Birth control side effects: Your periods change quite a bit
Birth control affects your period more than you think. Read on to learn more about the various forms of birth control and how they affect your period.
Forget diamonds, birth control is a woman’s new best friend. Because honestly, nobody wants to deal with an unwanted pregnancy and neither abstinence nor leaving it to luck sound like good options. So there’s no running away from it. But while it’s widely used, women often worry about birth control side effects.
Weight gain, changes in complexion, future pregnancies and of course, changes in periods, are among the many things women worry about when it comes to birth control side effects.
When it concerns periods, yes, almost every form of hormonal based contraceptives affect periods. They don’t affect women during their periods, instead, they affect the periods themselves.
And that’s precisely why, apart from preventing pregnancies, women also use birth control to regulate their periods. Birth control gives women the luxury of scheduling or even skipping periods for whatever reason.
Before we get to birth control side effects, let’s get a quick understanding of how they work. Apart from ligation altogether, most birth control methods work by regulating hormones. These include oral contraceptive pills (OCP), NuvaRing, Depo-Provera, patches and implants such as Nexplanon.
These hormonal birth control methods prevent the ovaries from releasing eggs, thicken cervical mucus to prevent sperms from entering the uterus and thin the lining of the uterus to prevent implantation.
And that’s why they typically reduce the menstrual cramps, flow duration and flow of the period, or stop the period itself from happening. Because a period is the shedding of the lining of the uterus when fertilisation doesn’t take place.
Birth control side effects on periods vary and range from regulating periods, to causing lighter periods, to no periods altogether.
A woman’s menstrual cycle typically lasts for 28 days, with your period usually lasting between three to seven days. But it’s not always clockwork and your cycle can range between 21 to 35 days if you do not use any form of birth control.
When taking birth control pills, you usually take hormone pills for three weeks and then a week of placebo pills. It’s when taking the placebo pills that you get your period.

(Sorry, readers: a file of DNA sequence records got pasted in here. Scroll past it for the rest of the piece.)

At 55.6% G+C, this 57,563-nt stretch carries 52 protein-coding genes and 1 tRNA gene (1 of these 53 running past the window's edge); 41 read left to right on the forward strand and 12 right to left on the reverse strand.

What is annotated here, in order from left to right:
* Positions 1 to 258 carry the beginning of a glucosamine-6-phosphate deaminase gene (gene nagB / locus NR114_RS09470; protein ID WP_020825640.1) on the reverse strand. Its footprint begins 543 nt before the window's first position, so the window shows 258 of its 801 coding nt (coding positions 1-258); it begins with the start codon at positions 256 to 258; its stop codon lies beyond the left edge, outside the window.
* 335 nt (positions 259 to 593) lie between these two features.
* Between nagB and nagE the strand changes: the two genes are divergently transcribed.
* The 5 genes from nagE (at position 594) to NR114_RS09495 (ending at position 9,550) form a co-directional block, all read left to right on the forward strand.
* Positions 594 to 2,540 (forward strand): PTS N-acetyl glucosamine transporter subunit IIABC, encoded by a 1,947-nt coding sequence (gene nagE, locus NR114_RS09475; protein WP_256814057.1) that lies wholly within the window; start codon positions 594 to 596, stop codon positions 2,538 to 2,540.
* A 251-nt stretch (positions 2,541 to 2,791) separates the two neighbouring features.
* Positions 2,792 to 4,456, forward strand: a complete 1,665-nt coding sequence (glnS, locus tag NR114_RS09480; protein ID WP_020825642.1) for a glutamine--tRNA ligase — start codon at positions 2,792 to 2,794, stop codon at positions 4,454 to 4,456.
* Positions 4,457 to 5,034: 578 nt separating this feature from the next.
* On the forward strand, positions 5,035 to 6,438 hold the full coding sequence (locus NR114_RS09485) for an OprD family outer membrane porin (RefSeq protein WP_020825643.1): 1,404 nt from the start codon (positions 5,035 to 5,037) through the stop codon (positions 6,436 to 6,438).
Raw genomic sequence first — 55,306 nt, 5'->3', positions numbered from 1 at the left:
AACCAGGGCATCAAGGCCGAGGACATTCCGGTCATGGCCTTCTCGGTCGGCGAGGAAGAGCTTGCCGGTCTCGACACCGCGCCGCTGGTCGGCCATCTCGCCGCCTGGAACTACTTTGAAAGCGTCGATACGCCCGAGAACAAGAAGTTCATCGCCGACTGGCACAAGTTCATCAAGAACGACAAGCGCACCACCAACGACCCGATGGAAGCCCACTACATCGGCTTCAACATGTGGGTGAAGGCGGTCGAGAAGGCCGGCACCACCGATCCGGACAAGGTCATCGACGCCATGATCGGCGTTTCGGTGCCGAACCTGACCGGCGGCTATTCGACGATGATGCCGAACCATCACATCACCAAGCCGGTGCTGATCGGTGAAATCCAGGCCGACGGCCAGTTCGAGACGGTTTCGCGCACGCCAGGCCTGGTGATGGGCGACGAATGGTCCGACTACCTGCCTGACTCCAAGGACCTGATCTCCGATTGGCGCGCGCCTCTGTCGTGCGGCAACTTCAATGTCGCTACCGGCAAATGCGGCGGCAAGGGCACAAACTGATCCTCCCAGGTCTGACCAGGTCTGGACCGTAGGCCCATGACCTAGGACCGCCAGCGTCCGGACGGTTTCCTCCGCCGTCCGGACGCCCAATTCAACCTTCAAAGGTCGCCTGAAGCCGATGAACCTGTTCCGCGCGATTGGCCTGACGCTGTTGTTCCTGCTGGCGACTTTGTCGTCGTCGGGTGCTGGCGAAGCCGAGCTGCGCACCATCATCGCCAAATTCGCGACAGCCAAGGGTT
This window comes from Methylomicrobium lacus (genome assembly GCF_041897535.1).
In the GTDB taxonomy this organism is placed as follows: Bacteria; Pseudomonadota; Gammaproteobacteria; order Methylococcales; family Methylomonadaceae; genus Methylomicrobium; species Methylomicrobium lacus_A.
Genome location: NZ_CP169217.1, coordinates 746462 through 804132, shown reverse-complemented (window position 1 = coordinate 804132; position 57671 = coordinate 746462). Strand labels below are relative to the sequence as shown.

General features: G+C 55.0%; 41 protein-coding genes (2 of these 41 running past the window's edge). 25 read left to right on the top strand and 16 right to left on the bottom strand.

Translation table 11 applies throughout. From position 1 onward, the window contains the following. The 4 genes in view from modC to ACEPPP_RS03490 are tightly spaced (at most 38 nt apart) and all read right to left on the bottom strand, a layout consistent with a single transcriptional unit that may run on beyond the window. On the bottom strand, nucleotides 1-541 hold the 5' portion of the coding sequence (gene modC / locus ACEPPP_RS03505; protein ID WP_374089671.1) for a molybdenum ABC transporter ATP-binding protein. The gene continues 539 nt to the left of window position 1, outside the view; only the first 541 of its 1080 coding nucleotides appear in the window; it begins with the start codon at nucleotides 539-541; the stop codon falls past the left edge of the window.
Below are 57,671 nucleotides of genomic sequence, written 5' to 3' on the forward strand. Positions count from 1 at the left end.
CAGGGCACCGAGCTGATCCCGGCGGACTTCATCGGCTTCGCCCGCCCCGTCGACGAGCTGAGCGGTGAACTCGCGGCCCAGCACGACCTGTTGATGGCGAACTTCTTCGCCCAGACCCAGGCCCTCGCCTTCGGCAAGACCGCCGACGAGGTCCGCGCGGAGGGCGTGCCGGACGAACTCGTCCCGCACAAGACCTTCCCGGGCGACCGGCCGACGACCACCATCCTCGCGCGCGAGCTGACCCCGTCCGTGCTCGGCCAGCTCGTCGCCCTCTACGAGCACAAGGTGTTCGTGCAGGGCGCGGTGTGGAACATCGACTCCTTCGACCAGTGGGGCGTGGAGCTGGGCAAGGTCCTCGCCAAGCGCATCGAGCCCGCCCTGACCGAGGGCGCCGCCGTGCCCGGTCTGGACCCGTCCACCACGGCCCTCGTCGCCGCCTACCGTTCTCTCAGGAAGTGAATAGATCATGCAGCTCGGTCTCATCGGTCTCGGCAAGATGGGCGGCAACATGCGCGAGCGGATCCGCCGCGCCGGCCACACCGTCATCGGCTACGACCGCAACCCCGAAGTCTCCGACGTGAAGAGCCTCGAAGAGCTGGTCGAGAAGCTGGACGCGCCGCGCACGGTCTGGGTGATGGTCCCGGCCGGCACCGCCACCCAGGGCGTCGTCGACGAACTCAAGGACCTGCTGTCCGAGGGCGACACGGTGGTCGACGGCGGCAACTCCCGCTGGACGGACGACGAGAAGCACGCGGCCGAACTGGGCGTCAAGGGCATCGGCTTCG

The benefit? If you have irregular menstrual cycles, the problem is pretty much solved. And of course, it can also change when periods occur. So let’s say there’s a vacation or a steamy night coming up, you can just take a week of hormone pills instead of the placebo pills and then take the placebo pills the following week. Looks like birth control side effectscan come in handy after all.
Christine Tang, a mom of three, said that birth control pills helped to regulate her period and made life so much easier for her. And it cleared her pimple problem as well!
When using combined contraceptives like OCP, NuvaRing and the patches (oestrogen / progesterone), your periods will alter within one or two cycles and remain that way for as long as you use it.
The pills also affect your flow. For example, Yaz, only has four placebo pills so you get shorter and lighter periods. Again, a happy problem!
Birth control side effects can also include some spotty bleeding either during or between periods so don’t get alarmed if that happens.
This is possibly the best birth control side effect – say no to periods! There are some types of pills that are continuous birth control pills. That means there are no placebo pills and thus no periods. Some brands have placebo pills every now and then so you get only four periods a year.
Pills aside, progesterone-only methods such as hormone bearing IUDs, (eg: Mirena, Depo-Provera, implants) will cause cessation or near cessation of periods (amenorrhea). It’s usually preceded by a period (of up to six months) of irregular spotting.
IUDs though, don’t work for everyone. While one mom described it as the best thing that ever happened to her, for apart from some very light spotting, periods became a thing of the past, another mom described it as a nightmare.
I had such awful cramps upon inserting the IUD, and had a bit of heavy bleeding. Sex was uncomfortable and painful and my husband said he could feel the IUD in me. Life only went back to normal after I had it removed.
The copper-TIUD does not cause a decrease in your menstrual cycle. It is an effective contraceptive but it does not change your period bleeding profile. In rare cases, it may even cause an increase in bleeding (yikes!).
While it is reason to celebrate, many women are still worried and anxious about not bleeding every month. They fear that the buildup of their uterine lining isn’t cleaning out.
This is a misconception that we must clear. When using birth control, the uterine lining (endometrium) is actually prevented from growing during your cycle. The periods that you do get when on birth control are actually withdrawal bleeding from the lack of hormonal support during the week that you don’t take the pills. As mentioned, the bleeding is also much lighter than a regular period.
There you go moms, all that you need to know about birth control side effectson your periods. But do remember, that just like making any other medical decision, it’s imperative that you discuss with your doctor and address any concerns that you have.
Republished with permission from: theAsianParent Singapore